Speech Clarity — The ability to speak clearly so others can understand you.
Extent Flexibility — The ability to bend, stretch, twist, or reach with your body, arms, and/or legs.
Oral Expression — The ability to communicate information and ideas in speaking so others will understand.
Speech Recognition — The ability to identify and understand the speech of another person.
Arm-Hand Steadiness — The ability to keep your hand and arm steady while moving your arm or while holding your arm and hand in one position.
Information Ordering — The ability to arrange things or actions in a certain order or pattern according to a specific rule or set of rules (e.g., patterns of numbers, letters, words, pictures, mathematical operations).
Manual Dexterity — The ability to quickly move your hand, your hand together with your arm, or your two hands to grasp, manipulate, or assemble objects.
Near Vision — The ability to see details at close range (within a few feet of the observer).

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Work Activities

Handling and Moving Objects — Using hands and arms in handling, installing, positioning, and moving materials, and manipulating things.
Getting Information — Observing, receiving, and otherwise obtaining information from all relevant sources.
Identifying Objects, Actions, and Events — Identifying information by categorizing, estimating, recognizing differences or similarities, and detecting changes in circumstances or events.
Organizing, Planning, and Prioritizing Work — Developing specific goals and plans to prioritize, organize, and accomplish your work.
Performing General Physical Activities — Performing physical activities that require considerable use of your arms and legs and moving your whole body, such as climbing, lifting, balancing, walking, stooping, and handling of materials.
Thinking Creatively — Developing, designing, or creating new applications, ideas, relationships, systems, or products, including artistic contributions.
Communicating with Supervisors, Peers, or Subordinates — Providing information to supervisors, co-workers, and subordinates by telephone, in written form, e-mail, or in person.
Communicating with Persons Outside Organization — Communicating with people outside the organization, representing the organization to customers, the public, government, and other external sources. This information can be exchanged in person, in writing, or by telephone or e-mail.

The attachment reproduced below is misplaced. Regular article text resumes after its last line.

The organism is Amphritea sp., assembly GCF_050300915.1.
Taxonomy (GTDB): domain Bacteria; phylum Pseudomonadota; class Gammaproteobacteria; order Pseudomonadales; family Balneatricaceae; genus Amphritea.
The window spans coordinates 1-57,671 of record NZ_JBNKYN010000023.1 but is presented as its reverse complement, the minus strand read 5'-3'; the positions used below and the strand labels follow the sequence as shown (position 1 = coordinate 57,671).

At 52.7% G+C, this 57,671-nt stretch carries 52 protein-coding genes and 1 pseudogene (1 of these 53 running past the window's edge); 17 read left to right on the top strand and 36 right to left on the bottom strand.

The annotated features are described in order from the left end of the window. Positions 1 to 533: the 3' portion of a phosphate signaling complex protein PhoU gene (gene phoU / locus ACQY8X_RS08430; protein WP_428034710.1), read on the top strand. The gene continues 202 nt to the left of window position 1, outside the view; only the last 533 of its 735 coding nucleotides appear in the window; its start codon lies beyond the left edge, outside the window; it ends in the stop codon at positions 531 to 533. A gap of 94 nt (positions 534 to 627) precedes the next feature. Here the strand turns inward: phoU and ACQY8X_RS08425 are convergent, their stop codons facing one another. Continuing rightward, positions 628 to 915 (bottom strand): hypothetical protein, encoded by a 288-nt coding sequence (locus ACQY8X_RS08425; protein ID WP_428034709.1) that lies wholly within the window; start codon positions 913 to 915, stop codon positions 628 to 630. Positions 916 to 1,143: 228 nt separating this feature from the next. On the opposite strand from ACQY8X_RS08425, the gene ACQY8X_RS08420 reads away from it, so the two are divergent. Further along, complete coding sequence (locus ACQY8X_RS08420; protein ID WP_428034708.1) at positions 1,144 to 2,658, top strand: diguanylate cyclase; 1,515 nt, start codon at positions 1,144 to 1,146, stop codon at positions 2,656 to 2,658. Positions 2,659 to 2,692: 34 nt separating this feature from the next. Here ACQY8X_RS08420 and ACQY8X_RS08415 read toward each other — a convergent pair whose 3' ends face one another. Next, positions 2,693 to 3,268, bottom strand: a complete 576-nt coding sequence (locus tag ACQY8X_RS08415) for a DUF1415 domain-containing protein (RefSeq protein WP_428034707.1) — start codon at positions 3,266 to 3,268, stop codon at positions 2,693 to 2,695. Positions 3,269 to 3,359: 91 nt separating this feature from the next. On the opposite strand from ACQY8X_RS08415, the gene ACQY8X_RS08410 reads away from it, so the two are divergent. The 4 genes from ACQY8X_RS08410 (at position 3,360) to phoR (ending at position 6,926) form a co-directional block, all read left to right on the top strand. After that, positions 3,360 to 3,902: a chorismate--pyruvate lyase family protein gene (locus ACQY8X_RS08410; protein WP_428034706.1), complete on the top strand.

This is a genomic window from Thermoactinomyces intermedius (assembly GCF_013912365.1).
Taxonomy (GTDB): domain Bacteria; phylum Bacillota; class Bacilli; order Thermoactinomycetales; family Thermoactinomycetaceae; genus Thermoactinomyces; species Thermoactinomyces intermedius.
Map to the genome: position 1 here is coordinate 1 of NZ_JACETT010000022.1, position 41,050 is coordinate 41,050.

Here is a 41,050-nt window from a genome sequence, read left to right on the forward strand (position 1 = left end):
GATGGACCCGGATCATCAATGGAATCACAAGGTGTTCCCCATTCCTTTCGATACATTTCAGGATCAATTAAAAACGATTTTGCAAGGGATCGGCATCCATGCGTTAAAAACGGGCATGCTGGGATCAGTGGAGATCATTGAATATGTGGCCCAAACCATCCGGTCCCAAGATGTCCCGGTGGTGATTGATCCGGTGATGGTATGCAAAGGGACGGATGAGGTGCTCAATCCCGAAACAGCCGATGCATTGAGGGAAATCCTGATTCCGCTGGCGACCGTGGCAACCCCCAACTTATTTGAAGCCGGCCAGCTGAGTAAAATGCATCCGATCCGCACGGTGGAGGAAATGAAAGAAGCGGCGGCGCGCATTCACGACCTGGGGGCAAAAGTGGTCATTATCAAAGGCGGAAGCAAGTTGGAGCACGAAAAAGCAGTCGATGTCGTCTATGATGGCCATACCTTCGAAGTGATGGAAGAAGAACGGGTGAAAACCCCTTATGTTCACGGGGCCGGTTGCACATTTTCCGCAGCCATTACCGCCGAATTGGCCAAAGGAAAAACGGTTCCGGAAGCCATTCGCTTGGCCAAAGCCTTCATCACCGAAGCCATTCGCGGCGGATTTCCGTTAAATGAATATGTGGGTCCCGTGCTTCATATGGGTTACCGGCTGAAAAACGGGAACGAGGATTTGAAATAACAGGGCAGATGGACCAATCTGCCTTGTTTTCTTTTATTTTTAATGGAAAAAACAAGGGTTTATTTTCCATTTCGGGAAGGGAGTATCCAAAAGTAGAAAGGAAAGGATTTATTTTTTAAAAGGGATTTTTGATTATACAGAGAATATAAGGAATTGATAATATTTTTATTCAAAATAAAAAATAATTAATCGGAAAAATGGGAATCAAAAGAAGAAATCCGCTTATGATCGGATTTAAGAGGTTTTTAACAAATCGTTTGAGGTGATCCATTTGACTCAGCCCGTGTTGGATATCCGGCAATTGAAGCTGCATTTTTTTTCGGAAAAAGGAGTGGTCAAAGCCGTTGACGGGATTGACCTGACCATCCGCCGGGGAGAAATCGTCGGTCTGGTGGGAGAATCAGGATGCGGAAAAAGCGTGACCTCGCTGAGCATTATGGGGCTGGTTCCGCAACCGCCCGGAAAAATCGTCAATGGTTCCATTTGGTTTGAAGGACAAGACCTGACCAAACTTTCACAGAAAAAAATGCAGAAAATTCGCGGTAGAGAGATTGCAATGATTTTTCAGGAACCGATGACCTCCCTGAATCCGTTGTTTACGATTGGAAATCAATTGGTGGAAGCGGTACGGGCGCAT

Making Decisions and Solving Problems — Analyzing information and evaluating results to choose the best solution and solve problems.
Establishing and Maintaining Interpersonal Relationships — Developing constructive and cooperative working relationships with others, and maintaining them over time.

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Work Context

Face-to-Face Discussions — How often do you have to have face-to-face discussions with individuals or teams in this job?
Frequency of Decision Making — How frequently is the worker required to make decisions that affect other people, the financial resources, and/or the image and reputation of the organization?
Contact With Others — How much does this job require the worker to be in contact with others (face-to-face, by telephone, or otherwise) in order to perform it?
Exposed to Contaminants — How often does this job require working exposed to contaminants (such as pollutants, gases, dust or odors)?
Telephone — How often do you have telephone conversations in this job?
Time Pressure — How often does this job require the worker to meet strict deadlines?
Work With Work Group or Team — How important is it to work with others in a group or team in this job?
Spend Time Walking and Running — How much does this job require walking and running?
Deal With External Customers — How important is it to work with external customers or the public in this job?
Impact of Decisions on Co-workers or Company Results — How do the decisions an employee makes impact the results of co-workers, clients or the company?

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Job Zone

Title Job Zone Two: Some Preparation Needed
Education These occupations usually require a high school diploma.
Related Experience Some previous work-related skill, knowledge, or experience is usually needed. For example, a teller would benefit from experience working directly with the public.
Job Training Employees in these occupations need anywhere from a few months to one year of working with experienced employees. A recognized apprenticeship program may be associated with these occupations.